is a House revision of the Administration's draft of the Anti Terrorism Act of
2001 [PDF], which was released on September 19. The bill would expand the
authority of law enforcement agencies to conduct surveillance of phone and
Internet communications, among other things.
The PATRIOT Act maintains most of the provisions of the administration proposal,
but removes or revises many of the provisions that House members found
objectionable on civil liberties grounds. See also, House Judiciary Committee summary [21
pages in PDF] of the PATRIOT Act. While House members and administration
officials continue to consider and negotiate further revisions to the bill, the
House Judiciary Committee has scheduled a meeting to mark up the bill on
Wednesday, September 3, at 2:00 PM. Full House passage could follow shortly
Indiana Court Rules In Imposter E-Mail and Web Site Case
10/1. The Supreme Court of Indiana issued its opinion
in Felsher v. University of Evansville,
a state law case involving the right to privacy and the use of imposter
e-mail user names and web sites for the purpose harming reputations.
William Felsher is a former professor at the University of Evansville (UE) with
a personal vendetta against his former employers. He created and used web sites
and e-mail addresses that contained the names of officers and faculty at the UE.
He created imposter web sites and e-mail addresses for the sole purpose of
harming their reputations. The UE, and the individuals whose names were used,
filed a complaint in state court in Indiana alleging invasion of privacy. The
plaintiffs did not plead violation of the Lanham Act, state unfair trade
practices, or defamation.
The trial court granted summary judgment to the plaintiffs, and enjoined Felsher
from using e-mail addresses or URLs that incorporate the plaintiffs' names. The
Indiana Court of Appeals affirmed.
On appeal to the Indiana Supreme Court Felsher argued that the UE, a corporate
entity, cannot maintain an action for invasion of privacy. The Supreme Court,
relying on the Restatement (Second) of Torts, and precedent from other states,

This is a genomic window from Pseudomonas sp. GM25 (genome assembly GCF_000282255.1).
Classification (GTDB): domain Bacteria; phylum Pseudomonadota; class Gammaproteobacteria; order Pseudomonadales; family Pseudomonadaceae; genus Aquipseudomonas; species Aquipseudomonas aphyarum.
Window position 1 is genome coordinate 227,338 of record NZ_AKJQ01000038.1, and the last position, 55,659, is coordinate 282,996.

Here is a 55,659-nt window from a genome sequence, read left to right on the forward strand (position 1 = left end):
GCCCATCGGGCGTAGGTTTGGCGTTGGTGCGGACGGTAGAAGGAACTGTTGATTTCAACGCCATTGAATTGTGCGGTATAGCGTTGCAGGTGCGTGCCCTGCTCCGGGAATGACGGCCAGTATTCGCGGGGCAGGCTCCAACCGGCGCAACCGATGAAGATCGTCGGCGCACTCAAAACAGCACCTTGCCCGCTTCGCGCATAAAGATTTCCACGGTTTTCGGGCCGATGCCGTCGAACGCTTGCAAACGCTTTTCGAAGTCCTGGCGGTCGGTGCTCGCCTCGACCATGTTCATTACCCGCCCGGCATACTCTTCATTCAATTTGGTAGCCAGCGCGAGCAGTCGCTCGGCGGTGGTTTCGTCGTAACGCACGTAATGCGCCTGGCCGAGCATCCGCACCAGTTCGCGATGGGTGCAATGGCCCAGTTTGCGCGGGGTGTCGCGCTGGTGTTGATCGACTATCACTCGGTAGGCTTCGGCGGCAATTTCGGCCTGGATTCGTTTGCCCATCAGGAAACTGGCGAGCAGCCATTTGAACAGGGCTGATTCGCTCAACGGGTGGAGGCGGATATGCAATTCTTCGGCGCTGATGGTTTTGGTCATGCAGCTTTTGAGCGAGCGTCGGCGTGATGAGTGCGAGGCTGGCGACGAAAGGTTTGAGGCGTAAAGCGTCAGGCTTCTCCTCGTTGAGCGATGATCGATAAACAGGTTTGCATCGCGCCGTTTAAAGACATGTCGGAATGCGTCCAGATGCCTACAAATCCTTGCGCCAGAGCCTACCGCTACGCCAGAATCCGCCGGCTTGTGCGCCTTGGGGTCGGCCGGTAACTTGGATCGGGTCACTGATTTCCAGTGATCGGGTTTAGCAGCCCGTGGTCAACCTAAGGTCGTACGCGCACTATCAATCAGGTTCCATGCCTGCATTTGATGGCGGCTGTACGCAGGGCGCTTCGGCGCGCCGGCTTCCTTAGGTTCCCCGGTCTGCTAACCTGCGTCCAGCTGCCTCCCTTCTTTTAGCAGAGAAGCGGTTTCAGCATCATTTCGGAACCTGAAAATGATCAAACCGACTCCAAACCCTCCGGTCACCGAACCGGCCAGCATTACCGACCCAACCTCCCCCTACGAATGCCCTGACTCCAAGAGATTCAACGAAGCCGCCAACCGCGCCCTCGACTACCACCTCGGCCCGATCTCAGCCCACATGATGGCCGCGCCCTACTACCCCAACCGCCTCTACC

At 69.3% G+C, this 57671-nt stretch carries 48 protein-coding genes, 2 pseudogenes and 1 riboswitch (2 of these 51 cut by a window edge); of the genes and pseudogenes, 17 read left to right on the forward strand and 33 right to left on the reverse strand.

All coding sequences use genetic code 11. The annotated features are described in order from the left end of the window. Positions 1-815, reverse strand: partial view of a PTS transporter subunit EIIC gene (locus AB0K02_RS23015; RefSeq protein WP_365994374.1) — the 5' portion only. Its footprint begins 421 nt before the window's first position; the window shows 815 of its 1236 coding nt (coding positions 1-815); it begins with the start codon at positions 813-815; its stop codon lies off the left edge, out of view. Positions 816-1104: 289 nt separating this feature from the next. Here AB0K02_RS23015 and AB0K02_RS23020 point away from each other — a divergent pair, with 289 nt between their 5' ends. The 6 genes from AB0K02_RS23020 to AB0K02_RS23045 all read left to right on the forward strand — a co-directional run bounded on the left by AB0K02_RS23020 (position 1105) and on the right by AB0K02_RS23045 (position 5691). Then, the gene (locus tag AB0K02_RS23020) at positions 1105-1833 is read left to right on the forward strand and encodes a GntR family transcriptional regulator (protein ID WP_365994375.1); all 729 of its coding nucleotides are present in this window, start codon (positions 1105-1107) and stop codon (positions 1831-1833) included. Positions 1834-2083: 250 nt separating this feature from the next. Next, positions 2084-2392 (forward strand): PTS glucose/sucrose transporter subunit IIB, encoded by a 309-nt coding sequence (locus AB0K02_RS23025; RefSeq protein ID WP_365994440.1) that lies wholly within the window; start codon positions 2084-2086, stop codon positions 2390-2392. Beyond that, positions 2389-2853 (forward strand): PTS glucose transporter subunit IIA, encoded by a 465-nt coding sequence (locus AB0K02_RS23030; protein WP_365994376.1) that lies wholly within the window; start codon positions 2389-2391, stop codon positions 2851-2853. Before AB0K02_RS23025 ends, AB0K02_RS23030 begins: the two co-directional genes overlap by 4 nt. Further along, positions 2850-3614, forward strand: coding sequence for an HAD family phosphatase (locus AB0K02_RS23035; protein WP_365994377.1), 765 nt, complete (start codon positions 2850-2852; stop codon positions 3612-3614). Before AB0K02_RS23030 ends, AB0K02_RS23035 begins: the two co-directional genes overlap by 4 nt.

held that a corporation is not entitled to maintain an invasion of privacy
action. Felsher also challenged the grant of injunctive relief. The Supreme
Court upheld the injunction.
Senate Democrats Criticize WTO Draft
10/1. Senators Max Baucus (D-MT), Jay Rockefeller (D-WV), and Jeff Bingaman (D-NM) sent a letter
Robert Zoellick regarding a WTO draft issued last week. The wrote
"to express our strong concern about the Draft Ministerial Declaration
issued last week by the Chairman of the WTO General Council, along with the
Chairman's Draft Decision on Implementation- Related Issues and Concerns. The
Chairman's Drafts, if adopted by the WTO, would open the door to a weakening of
the agreements on antidumping and subsidies rules. We must not permit
Bankruptcy Court Grants Continuance to NextWave
10/1. The U.S. Bankruptcy Court granted NextWave Telecom's motion to continue
its Disclosure Statement Hearing until October 22. NextWave stated in a release
that "At the hearing on the 22nd, the company will ask the Court to approve
the Disclosure Statement for solicitation of approvals to its pending plan of
reorganization, which was filed on August 6, 2001."
FTC Chairman Muris to Unveil Privacy Agenda
10/1. The FTC announced that its Chairman, Timothy Muris, will give a
speech at the Privacy 2001 Conference in Cleveland, Ohio, on October 4 in which
he will unveil the FTC's privacy agenda. The FTC stated in a release that Muris
"has spent the past four months meeting with agency staff, consumer groups,
information technology executives, academics, and several trade association
representatives on privacy issues." It continued that he "will
describe the specifics of how the FTC plans to increase protection of consumer
privacy in the market place by focusing on: telemarketing, spam, ID theft, and
pretexting, as well as enforcement under the Fair Credit Reporting Act, the
Children's Online Privacy Protection Act (COPPA), the Gramm-Leach-Bliley Act and
the Telemarketing Sales Rule. He will also discuss his views on legislative
NTIA Funds Cyber Cafe and Surveillance Cameras
10/1. The National Telecommunications and
Information Administration (NTIA) announced the award of $42.8 Million in
Technology Opportunities Program (TOP) grants to 74 non profit organizations.
Among the funded projects are a cyber cafe for gang members in Detroit, a
network of surveillance cameras on California beaches, and a web site containing
pictures of artifacts from Maine. The unifying theme of this year's grants is
that all projects make some use of the Internet. Other projects will provide